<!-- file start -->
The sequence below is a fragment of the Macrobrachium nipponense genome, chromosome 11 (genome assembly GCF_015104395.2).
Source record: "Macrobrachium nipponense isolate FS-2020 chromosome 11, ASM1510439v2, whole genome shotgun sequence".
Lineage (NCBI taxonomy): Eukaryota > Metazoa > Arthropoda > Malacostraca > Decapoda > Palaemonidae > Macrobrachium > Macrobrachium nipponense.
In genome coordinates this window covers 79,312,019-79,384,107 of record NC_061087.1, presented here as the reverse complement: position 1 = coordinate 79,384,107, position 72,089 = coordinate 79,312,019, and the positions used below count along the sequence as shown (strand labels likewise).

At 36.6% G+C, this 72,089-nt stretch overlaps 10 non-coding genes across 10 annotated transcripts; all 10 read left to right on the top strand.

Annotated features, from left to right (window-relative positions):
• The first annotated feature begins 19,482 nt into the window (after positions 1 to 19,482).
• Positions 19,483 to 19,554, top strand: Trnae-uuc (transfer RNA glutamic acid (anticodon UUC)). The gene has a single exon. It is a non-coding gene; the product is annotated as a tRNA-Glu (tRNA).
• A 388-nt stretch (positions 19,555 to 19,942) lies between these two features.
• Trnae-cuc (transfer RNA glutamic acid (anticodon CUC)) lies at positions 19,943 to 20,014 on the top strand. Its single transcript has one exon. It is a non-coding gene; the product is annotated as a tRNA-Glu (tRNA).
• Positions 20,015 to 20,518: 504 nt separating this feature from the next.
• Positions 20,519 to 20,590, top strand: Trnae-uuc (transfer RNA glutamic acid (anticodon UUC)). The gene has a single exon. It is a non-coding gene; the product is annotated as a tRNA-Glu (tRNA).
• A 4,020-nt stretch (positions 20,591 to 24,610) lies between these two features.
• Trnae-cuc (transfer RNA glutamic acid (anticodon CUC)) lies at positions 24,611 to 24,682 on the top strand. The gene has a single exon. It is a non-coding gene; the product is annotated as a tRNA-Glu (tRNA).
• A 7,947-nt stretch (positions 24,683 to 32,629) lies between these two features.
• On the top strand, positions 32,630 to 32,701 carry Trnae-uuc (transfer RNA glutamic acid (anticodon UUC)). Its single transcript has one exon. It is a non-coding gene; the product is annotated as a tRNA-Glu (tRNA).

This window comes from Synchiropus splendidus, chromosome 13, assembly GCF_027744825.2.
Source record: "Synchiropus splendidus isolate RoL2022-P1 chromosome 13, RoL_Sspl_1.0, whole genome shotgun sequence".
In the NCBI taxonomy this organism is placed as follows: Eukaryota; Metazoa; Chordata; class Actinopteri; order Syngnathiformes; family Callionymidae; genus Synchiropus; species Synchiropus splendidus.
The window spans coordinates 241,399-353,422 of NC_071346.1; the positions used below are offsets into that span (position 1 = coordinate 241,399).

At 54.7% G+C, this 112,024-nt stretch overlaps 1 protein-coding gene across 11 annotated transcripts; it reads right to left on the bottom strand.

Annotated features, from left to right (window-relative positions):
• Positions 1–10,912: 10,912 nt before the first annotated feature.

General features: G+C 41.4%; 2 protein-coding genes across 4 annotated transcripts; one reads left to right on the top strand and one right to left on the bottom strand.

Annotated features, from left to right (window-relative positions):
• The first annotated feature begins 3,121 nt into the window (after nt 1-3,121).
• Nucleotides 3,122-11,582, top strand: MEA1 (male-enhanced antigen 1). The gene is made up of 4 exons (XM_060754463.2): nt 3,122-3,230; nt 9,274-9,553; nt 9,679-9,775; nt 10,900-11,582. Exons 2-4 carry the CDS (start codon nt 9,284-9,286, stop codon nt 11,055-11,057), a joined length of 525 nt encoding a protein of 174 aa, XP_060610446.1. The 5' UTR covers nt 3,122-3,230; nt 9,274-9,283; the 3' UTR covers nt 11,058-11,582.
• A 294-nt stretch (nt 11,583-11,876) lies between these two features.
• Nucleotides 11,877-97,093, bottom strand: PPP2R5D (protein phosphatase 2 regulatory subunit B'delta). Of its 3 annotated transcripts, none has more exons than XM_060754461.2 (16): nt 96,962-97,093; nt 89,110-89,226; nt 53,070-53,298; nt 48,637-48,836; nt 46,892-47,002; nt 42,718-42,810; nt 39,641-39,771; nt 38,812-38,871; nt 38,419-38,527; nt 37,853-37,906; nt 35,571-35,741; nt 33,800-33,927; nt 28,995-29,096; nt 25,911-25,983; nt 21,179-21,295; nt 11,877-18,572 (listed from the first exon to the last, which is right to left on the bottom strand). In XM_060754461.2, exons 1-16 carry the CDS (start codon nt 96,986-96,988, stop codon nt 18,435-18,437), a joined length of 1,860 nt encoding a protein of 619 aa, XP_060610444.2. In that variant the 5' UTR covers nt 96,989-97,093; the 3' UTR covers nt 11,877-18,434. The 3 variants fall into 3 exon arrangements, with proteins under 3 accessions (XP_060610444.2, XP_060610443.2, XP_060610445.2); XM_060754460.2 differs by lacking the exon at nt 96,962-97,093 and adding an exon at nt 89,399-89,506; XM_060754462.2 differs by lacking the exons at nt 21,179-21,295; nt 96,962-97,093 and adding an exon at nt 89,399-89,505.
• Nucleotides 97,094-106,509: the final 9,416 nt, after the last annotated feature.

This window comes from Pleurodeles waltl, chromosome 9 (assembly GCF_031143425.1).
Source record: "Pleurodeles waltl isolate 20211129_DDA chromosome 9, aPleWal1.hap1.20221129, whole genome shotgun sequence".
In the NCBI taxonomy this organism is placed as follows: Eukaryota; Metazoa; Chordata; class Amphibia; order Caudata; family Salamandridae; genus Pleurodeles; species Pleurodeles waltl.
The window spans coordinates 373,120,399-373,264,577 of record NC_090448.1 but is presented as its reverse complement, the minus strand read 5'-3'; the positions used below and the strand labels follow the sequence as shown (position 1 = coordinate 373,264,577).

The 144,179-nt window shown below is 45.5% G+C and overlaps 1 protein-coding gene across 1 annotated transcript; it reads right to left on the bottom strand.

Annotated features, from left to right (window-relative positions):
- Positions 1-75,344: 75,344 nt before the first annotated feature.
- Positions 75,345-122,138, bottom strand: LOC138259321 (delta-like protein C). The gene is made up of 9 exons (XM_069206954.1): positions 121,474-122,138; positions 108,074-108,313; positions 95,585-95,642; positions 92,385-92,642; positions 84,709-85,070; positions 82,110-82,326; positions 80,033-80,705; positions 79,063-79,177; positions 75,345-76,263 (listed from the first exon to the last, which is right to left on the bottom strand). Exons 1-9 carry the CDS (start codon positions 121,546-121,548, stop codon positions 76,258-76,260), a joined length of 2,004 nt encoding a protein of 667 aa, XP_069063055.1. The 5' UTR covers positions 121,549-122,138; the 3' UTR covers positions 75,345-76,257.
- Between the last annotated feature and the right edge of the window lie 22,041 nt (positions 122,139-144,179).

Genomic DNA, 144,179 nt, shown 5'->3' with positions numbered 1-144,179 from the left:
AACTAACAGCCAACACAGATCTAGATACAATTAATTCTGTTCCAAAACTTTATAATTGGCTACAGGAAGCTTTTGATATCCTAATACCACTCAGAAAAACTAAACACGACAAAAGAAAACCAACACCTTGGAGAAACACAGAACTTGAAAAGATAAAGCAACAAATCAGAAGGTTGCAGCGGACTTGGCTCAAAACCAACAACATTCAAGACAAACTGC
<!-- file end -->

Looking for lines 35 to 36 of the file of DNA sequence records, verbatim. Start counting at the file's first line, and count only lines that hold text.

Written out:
The 144,179-nt window shown below is 45.5% G+C and overlaps 1 protein-coding gene across 1 annotated transcript; it reads right to left on the bottom strand.

Annotated features, from left to right (window-relative positions):